We are now in a good place to discuss our first quantum algorithms and subroutines. Let’s begin with Grover’s search algorithm and the amplitude amplification trick.
You have likely heard that one of the many advantages a quantum computer has over a classical computer is its superior speed searching databases. Grover’s algorithm demonstrates this capability. This algorithm can speed up an unstructured search problem quadratically, but its uses extend beyond that; it can serve as a general trick or subroutine to obtain quadratic run time improvements for a variety of other algorithms. This is called the amplitude amplification trick. But before we start the simulations, let’s look at the unstructured search problem.
Suppose you are given a large list of items. Among these items is one item with a unique property that we wish to locate. We will call this one the winner, . Think of each item in the list as a box of a particular color. Say all items in the list are gray except the winner , which is red.
To find the red box – the marked item – using classical computation, one would have to check on average of these boxes, and in the worst case, all of them. On a quantum computer, however, we can find the marked item in roughly steps with Grover’s amplitude amplification trick. It was proven (even before Grover’s algorithm was discovered!) that this speedup is in fact the most we can hope for [Bennett, 1997]. A quadratic speedup is indeed a substantial time-saver for finding marked items in long lists. Additionally, the algorithm does not use the list’s internal structure, which makes it generic; this is why it immediately provides a quadratic quantum speed-up for many classical problems.
How will the list items be provided to the quantum computer? For the examples in this topic, our ‘database’ is comprised of all the possible computational basis states our qubits can be in. For example, if we have 3 qubits, our list is the states (i.e the states ).
Grover’s algorithm solves oracles that add a negative phase to the solution states. That is, for any state in the computational basis:
This oracle will be a diagonal matrix, where the entry that correspond to the marked item will have a negative phase. For example, if we have three qubits and , our oracle will have the matrix:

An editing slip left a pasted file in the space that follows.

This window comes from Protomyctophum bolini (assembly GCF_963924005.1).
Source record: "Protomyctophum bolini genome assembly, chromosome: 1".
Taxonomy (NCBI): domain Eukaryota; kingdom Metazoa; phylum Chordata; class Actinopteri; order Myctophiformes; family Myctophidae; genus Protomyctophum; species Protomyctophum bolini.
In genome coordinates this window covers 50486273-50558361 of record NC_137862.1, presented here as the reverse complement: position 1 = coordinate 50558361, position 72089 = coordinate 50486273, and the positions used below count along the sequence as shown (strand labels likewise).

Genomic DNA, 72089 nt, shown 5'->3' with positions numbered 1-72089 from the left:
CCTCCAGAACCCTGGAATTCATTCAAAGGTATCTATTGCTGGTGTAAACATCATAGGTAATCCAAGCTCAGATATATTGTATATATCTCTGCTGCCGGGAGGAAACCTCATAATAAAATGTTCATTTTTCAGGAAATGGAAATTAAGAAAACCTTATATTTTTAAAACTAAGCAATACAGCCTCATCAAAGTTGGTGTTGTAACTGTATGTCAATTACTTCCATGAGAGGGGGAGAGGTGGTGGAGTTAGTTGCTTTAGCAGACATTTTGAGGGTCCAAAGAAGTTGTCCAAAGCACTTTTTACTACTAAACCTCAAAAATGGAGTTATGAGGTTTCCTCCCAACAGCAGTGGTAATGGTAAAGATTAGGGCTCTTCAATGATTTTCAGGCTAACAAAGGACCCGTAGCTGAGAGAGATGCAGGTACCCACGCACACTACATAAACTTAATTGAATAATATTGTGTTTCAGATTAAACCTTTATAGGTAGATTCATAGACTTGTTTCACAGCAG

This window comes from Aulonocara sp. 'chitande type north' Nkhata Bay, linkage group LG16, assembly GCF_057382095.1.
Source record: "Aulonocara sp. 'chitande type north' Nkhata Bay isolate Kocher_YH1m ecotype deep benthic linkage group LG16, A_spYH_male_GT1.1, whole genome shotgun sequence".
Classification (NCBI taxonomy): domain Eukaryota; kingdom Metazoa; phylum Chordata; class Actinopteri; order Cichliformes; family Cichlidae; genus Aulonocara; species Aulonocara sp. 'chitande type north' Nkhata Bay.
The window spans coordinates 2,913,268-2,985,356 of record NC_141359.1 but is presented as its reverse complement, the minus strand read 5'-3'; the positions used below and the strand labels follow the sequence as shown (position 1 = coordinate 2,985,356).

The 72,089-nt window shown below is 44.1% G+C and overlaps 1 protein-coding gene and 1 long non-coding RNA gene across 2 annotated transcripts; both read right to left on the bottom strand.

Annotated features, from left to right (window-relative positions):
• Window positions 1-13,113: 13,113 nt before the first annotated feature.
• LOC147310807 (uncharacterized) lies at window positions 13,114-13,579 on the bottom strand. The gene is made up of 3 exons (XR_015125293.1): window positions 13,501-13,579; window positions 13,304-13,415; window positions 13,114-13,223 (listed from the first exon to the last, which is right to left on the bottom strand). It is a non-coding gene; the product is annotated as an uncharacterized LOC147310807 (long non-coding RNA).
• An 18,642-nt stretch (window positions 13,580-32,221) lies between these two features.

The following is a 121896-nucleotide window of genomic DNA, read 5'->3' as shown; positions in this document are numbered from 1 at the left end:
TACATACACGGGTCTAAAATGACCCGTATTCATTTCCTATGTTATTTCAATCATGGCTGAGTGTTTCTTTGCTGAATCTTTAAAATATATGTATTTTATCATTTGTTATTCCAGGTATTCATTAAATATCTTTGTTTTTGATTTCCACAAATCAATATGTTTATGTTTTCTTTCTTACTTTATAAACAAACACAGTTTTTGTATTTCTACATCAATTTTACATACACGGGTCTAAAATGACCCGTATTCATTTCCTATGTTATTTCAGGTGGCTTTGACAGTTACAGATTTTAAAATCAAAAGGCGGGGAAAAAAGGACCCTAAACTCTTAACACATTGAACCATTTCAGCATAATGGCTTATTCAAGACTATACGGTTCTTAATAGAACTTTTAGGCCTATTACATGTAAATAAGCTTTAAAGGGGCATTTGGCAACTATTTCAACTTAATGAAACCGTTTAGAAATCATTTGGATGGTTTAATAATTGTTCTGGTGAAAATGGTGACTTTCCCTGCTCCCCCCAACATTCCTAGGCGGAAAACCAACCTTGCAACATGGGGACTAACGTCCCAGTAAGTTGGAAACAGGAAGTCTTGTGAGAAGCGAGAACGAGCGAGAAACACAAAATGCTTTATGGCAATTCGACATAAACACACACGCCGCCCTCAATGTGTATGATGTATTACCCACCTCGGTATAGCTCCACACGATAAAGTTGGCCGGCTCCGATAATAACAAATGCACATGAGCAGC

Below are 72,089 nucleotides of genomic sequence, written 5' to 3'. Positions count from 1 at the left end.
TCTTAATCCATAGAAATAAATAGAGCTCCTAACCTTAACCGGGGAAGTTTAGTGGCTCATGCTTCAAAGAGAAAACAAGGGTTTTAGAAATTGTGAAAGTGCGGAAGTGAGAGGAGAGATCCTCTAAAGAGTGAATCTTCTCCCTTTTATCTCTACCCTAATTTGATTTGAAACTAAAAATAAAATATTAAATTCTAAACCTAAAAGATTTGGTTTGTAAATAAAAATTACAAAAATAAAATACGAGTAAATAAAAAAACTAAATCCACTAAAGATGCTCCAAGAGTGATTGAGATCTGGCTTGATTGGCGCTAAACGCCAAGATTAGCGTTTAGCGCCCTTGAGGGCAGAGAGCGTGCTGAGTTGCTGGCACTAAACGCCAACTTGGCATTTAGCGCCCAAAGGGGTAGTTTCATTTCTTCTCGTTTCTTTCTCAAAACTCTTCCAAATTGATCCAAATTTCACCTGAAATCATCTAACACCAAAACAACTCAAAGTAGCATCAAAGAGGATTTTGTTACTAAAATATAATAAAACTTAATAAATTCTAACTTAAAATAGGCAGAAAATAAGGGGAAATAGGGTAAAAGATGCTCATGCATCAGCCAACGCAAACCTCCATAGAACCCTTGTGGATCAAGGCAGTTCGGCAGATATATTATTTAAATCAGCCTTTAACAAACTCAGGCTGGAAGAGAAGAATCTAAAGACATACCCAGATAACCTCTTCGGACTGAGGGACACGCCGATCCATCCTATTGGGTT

What makes Grover’s algorithm so powerful is how easy it is to convert a problem to an oracle of this form. There are many computational problems in which it’s difficult to find a solution, but relatively easy to verify a solution. For example, we can easily verify a solution to a sudoku by checking all the rules are satisfied. For these problems, we can create a function that takes a proposed solution and returns if is not a solution (), and for a valid solution (). Our oracle can then be described as:
and the oracle’s matrix will be a diagonal matrix of the form:
If we have our classical function , we can convert it to a reversible circuit of the form:
If we initialise the ‘output’ qubit in the state , the phase kickback effect turns this into a Grover oracle (similar to the workings of the Deutsch-Jozsa oracle):
We then ignore the auxiliary () qubit.
For the next part of this chapter, we aim to teach the core concepts of the algorithm. We will create example oracles where we know beforehand, and not worry ourselves with whether these oracles are useful or not.
So how does the algorithm work? Before looking at the list of items, we have no idea where the marked item is. Therefore, any guess of its location is as good as any other, which can be expressed in terms of a quantum state called a uniform superposition:
If at this point we were to measure in the standard basis , this superposition would collapse, according to the fifth quantum law, to any one of the basis states with the same probability of . Our chances of guessing the right value is therefore in , as could be expected. Hence, on average we would need to try about times to guess the correct item.
Enter the amplitude amplification procedure, which is how a quantum computer significantly enhances this probability. This procedure stretches out (amplifies) the amplitude of the marked item, which shrinks the other items’ amplitudes, so that measuring the final state will return the right item with near certainty.